Dance UmbrellaIn October this year, Dance Umbrella will present a very different festival than is usually presented, co-curated by Artistic Director Betsy Gregory and choreographer Jonathan Burrows. Dance Umbrella 2012 will run from 5 to 14 October, presented in the Platform Theatre at the new Central Saint Martin’s College of Art and Design in King’s Cross, in addition to two site-specific works in the surrounding area.

Dance Umbrella has been bringing new dance to London since 1978, inspired by the dynamism of the city of London, bringing together artists and events, from ballet shoes, to jazz shoes, to leotards, to foot thongs. Each year, Dance Umbrella succeeds in surprising and thrilling its audiences, once presented in numerous venues all over London, and for 2012 settling in one main venue in the centre of the city. Dance Umbrella champions itself in commissioning, producing and presenting dance events, staging one of the world’s leading international dance festivals.

Dance Umbrella prides itself on the dance experiences it provides for its audiences by presenting a range of affordable and free-to-view events in unusual spaces. The team involved also aims to identify, nurture, support and showcase the most exciting talent in new dance, offering artists the benefits of long-term relationships and identifying the most appropriate platform for the work programmed.

As an accessible, flexible organisation with an incredibly international outlook, Dance Umbrella is committed to collaborating and creating new partnerships in presenting the highest quality new dance, trends and aspirations through performances and participatory opportunities. Just last year Dance Umbrella programmed the world-renowned Merce Cunningham Dance Company as part of their final world tour before the company disbanded on New Year’s Eve 2011.

For 2012, Dance Umbrella will be presenting much new dance, including a Mary Wigman dance evening, Wendy Houstoun’s 50 Acts and Noé Soulier… a programme not to be missed.

Image courtesy of Dance Umbrella.

The Royal Ballet School

Royal Ballet School

Over the next 7 months, The Royal Ballet School will open its doors to teachers, dance students and enthusiasts alike for a series of exciting lectures and masterclasses once a month, with pointe shoes and tiaras optional. This series of “Exploration Days” will examine the pedagogy and training programmes of the French, Italian, Danish and Russian Schools, and how they influenced the development of the English School as established by Ninette De Valois in 1926.

De Valois founded the school with the opening of the Academy of Choreographic Art, which was renamed the Vic-Wells Ballet School in 1931, renamed in 1939 as The Sadler’s Wells Ballet School: when the school was granted its Royal Charter in 1956, the school was given its current name. Each of the Exploration Days will examine the history and style of each of the Schools in turn, including a ballet masterclass to showcase the unique characteristics of the respective School. When developing the School, De Valois extrapolated and collated what she believed were all the strongest elements from the French, Italian, Danish and Russian schools, merging them to forge a new methodology. She hoped by doing so she would create a uniquely ‘English style’ in a fusion of the best of the old European and Russian Schools.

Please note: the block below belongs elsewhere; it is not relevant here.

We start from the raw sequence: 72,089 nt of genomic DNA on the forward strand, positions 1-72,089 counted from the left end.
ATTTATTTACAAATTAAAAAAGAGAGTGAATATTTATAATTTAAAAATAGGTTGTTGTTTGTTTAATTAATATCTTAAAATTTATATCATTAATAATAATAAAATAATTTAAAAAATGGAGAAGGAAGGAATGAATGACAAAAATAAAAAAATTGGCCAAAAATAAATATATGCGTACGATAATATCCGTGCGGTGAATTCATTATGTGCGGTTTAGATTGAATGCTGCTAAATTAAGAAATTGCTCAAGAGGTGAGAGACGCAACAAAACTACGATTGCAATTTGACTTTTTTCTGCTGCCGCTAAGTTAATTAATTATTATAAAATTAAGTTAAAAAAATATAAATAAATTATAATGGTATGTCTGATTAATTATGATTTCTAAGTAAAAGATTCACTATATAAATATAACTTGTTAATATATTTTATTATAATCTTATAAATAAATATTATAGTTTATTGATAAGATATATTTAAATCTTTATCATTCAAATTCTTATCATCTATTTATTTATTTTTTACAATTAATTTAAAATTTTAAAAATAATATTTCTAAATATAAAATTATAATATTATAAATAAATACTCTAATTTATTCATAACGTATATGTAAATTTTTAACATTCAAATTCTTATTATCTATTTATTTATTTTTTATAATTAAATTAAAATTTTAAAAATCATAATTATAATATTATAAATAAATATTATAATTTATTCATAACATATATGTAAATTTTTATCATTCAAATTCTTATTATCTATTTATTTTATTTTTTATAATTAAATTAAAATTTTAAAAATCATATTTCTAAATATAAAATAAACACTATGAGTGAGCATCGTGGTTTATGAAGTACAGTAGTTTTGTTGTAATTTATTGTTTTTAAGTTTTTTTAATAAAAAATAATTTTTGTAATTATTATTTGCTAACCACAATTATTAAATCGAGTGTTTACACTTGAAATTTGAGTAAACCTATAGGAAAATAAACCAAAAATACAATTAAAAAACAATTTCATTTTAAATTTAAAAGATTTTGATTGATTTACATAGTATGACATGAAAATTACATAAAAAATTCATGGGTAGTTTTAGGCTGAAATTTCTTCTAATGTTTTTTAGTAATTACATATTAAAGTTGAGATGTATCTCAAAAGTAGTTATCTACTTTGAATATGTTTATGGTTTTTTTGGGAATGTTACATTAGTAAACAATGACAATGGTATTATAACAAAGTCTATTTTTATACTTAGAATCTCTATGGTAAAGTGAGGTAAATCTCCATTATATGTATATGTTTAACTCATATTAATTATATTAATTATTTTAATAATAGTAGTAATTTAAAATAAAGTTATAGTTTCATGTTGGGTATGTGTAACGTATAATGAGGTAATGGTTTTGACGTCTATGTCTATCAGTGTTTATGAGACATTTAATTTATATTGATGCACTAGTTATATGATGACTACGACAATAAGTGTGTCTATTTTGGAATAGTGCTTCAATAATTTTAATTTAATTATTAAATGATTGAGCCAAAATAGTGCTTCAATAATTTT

The Royal Ballet School is one of the most prestigious vocational ballet schools in the UK, and one of the foremost classical ballet schools worldwide, offering full-time training programmes to potentially professional dancers. The School acts as a feeder to both The Royal Ballet Company and The Birmingham Royal Ballet, and its graduates have and continue to dance, tutu clad, in internationally acclaimed companies all over the world. The students follow a specifically designed ‘System of Training’ of eight years split into two courses; a five year course at the Lower School (White Lodge, Richmond Park, Surrey) for students aged 11 to 16, followed by a three year course at the Upper School (Covent Garden, London) for students aged 16 to 18.

The Exploration Days will run on 30 September (French School), 21 October (Italian School), 2 December (Danish School), 3 February (Russian School) and 17 March (English School), led by Directors and Artistic Directors of the specific schools.

Image courtesy of the Wikimedia Commons.

The Pavlova 2012 Festival

Anna Pavlova